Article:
Thursday, July 8, 2010

desperately seeking salad

So we are one week into my "crazy plan," as one loyal reader referred to it, of trying to eat only fruit and vegetables grown within five miles of our house.

Good news: our garden has been keeping up its end of the bargain. In the last week, we have enjoyed green beans, bell peppers, yellow squash, grape tomatoes, basil, cucumbers, a baby spaghetti squash (which I accidentally knocked off the vine, but was delicious for lunch prepared like so) and lettuce from the garden.

Bad news: our very local farmstand, which I was counting on, has not really set up for business yet. I have managed to score corn on the cob, new red potatoes and turnips from local stands, but I had to compromise on a cantaloupe that was not necessarily grown within my radius limit but was certified Jersey Fresh.

Good news: my thought process is completely changing, and I find myself basing our meals around what is available in the garden. My boys would argue this is actually bad news, as we are eating a lot of green beans and other undesirables (in their view) as a result.

Bad news, no matter what your view: our lettuce bolted with the heat wave this week. If you haven't raised lettuce before, bolting is what lettuce plants do when the heat arrives. They don't deal with it too well, so they figure that it's time to flower and set seed before their swan song. Instead of neat tidy low-to-the-ground heads, they start to grow to the heavens -- the green lettuce to the left in the photo below illustrates the process quite well.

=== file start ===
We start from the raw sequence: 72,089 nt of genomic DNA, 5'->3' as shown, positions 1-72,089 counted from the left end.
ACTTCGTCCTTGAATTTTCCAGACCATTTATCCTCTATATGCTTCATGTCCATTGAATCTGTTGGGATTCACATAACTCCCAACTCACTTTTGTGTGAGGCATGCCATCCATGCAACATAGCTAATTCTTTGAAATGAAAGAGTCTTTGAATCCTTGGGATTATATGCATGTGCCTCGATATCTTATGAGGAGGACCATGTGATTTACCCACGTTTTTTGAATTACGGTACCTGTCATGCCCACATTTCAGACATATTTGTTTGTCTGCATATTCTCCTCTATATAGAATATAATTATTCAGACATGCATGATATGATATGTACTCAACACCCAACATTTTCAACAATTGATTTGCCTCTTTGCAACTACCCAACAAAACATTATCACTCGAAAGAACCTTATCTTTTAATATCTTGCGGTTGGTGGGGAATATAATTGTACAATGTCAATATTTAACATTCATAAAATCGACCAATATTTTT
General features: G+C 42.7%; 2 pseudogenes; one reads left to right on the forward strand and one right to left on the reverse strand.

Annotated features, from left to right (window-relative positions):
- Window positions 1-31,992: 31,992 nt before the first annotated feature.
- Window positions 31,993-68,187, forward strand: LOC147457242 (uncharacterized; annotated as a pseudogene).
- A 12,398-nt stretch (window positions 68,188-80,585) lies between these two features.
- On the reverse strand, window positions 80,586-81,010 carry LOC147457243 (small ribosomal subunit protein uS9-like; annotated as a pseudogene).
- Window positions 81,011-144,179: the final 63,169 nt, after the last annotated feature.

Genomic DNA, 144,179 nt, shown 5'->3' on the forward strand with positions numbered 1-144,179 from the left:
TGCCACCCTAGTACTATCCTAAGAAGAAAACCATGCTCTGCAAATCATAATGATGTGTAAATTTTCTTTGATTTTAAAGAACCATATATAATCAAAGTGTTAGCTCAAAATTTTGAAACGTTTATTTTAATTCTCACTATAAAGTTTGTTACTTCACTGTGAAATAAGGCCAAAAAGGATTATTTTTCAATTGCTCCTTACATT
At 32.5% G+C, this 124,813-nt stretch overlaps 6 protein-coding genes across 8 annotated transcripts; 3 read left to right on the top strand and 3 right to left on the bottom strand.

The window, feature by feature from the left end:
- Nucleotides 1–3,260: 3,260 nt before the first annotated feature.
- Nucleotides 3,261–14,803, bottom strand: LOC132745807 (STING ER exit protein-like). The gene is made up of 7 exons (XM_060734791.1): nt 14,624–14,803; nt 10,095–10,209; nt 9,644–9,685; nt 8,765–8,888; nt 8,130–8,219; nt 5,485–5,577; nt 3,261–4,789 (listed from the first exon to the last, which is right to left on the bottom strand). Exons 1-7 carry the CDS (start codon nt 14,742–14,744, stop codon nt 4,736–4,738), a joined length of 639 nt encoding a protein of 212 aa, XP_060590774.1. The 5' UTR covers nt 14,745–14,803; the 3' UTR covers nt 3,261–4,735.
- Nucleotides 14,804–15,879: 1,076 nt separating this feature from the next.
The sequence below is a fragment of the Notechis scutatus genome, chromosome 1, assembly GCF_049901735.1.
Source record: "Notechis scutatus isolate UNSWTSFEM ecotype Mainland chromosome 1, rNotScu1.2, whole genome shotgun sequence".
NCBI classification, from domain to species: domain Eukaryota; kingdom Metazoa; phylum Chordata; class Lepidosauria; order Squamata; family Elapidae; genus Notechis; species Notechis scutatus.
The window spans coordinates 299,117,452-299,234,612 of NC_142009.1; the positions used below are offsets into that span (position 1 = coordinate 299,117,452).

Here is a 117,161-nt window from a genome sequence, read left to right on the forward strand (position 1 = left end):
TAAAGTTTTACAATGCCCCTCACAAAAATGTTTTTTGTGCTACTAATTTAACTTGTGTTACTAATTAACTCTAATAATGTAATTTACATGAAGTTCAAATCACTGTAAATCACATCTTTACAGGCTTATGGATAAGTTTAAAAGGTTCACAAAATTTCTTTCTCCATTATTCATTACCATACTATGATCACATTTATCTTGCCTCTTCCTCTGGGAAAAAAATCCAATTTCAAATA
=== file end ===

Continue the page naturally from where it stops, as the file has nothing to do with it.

I managed to salvage one last salad's worth of leaves. Because leaves from bolted lettuce can be bitter, I followed Rechelle's recipe for wilted lettuce and it was quite tasty, though as my LSH pointed out, just about anything can be made better with bacon.

That still left the problem of no lettuce, though, as I have never seen it at a farmstand around here.

I scrounged around my seed packets and found quite a few varieties of lettuce... planted them... and three days later we have this:

Doesn't look super-promising -- but look closer!

Still quite a ways from salad production, though. Luckily a local nursery had these leftover:

So I interplanted them in the garden this morning, in the hope that the shade from the other plants would provide enough cover for them to give me at least a few leaves of lettuce to tide me over until the cooler fall weather. They were tucked among the peppers, the tomatoes, the squash and the beans, respectively.

With their own little fleece pillows, natch. Sweet and low may they grow!

1 comment:

  1. I am drooling over all the wonderful things you folks are already getting from the local farms. Up here it's mostly lettuce so far!